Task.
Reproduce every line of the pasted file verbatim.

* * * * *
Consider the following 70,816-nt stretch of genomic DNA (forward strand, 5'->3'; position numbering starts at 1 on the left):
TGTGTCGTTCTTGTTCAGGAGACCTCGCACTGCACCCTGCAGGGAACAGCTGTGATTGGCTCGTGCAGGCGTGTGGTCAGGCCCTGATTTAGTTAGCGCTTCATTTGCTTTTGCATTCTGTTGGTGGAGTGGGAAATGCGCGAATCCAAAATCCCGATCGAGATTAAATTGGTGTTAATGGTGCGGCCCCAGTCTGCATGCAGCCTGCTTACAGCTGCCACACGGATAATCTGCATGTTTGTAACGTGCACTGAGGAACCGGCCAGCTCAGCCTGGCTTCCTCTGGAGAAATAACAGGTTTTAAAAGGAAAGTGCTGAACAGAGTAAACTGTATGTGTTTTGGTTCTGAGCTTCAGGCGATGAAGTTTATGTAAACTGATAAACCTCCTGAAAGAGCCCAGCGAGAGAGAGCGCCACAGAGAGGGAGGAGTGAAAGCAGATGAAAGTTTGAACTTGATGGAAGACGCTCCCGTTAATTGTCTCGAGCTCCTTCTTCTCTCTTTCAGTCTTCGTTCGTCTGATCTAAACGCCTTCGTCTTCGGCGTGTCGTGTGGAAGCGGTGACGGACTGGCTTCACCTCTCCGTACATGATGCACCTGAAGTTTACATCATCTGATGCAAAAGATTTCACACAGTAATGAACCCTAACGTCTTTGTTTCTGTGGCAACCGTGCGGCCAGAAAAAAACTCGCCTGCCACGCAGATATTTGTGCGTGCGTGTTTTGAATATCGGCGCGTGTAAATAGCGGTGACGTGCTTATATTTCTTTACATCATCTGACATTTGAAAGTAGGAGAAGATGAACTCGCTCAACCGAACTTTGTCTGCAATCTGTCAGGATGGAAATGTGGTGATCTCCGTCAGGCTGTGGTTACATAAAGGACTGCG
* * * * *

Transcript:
Consider the following 70,816-nt stretch of genomic DNA (forward strand, 5'->3'; position numbering starts at 1 on the left):
TGTGTCGTTCTTGTTCAGGAGACCTCGCACTGCACCCTGCAGGGAACAGCTGTGATTGGCTCGTGCAGGCGTGTGGTCAGGCCCTGATTTAGTTAGCGCTTCATTTGCTTTTGCATTCTGTTGGTGGAGTGGGAAATGCGCGAATCCAAAATCCCGATCGAGATTAAATTGGTGTTAATGGTGCGGCCCCAGTCTGCATGCAGCCTGCTTACAGCTGCCACACGGATAATCTGCATGTTTGTAACGTGCACTGAGGAACCGGCCAGCTCAGCCTGGCTTCCTCTGGAGAAATAACAGGTTTTAAAAGGAAAGTGCTGAACAGAGTAAACTGTATGTGTTTTGGTTCTGAGCTTCAGGCGATGAAGTTTATGTAAACTGATAAACCTCCTGAAAGAGCCCAGCGAGAGAGAGCGCCACAGAGAGGGAGGAGTGAAAGCAGATGAAAGTTTGAACTTGATGGAAGACGCTCCCGTTAATTGTCTCGAGCTCCTTCTTCTCTCTTTCAGTCTTCGTTCGTCTGATCTAAACGCCTTCGTCTTCGGCGTGTCGTGTGGAAGCGGTGACGGACTGGCTTCACCTCTCCGTACATGATGCACCTGAAGTTTACATCATCTGATGCAAAAGATTTCACACAGTAATGAACCCTAACGTCTTTGTTTCTGTGGCAACCGTGCGGCCAGAAAAAAACTCGCCTGCCACGCAGATATTTGTGCGTGCGTGTTTTGAATATCGGCGCGTGTAAATAGCGGTGACGTGCTTATATTTCTTTACATCATCTGACATTTGAAAGTAGGAGAAGATGAACTCGCTCAACCGAACTTTGTCTGCAATCTGTCAGGATGGAAATGTGGTGATCTCCGTCAGGCTGTGGTTACATAAAGGACTGCG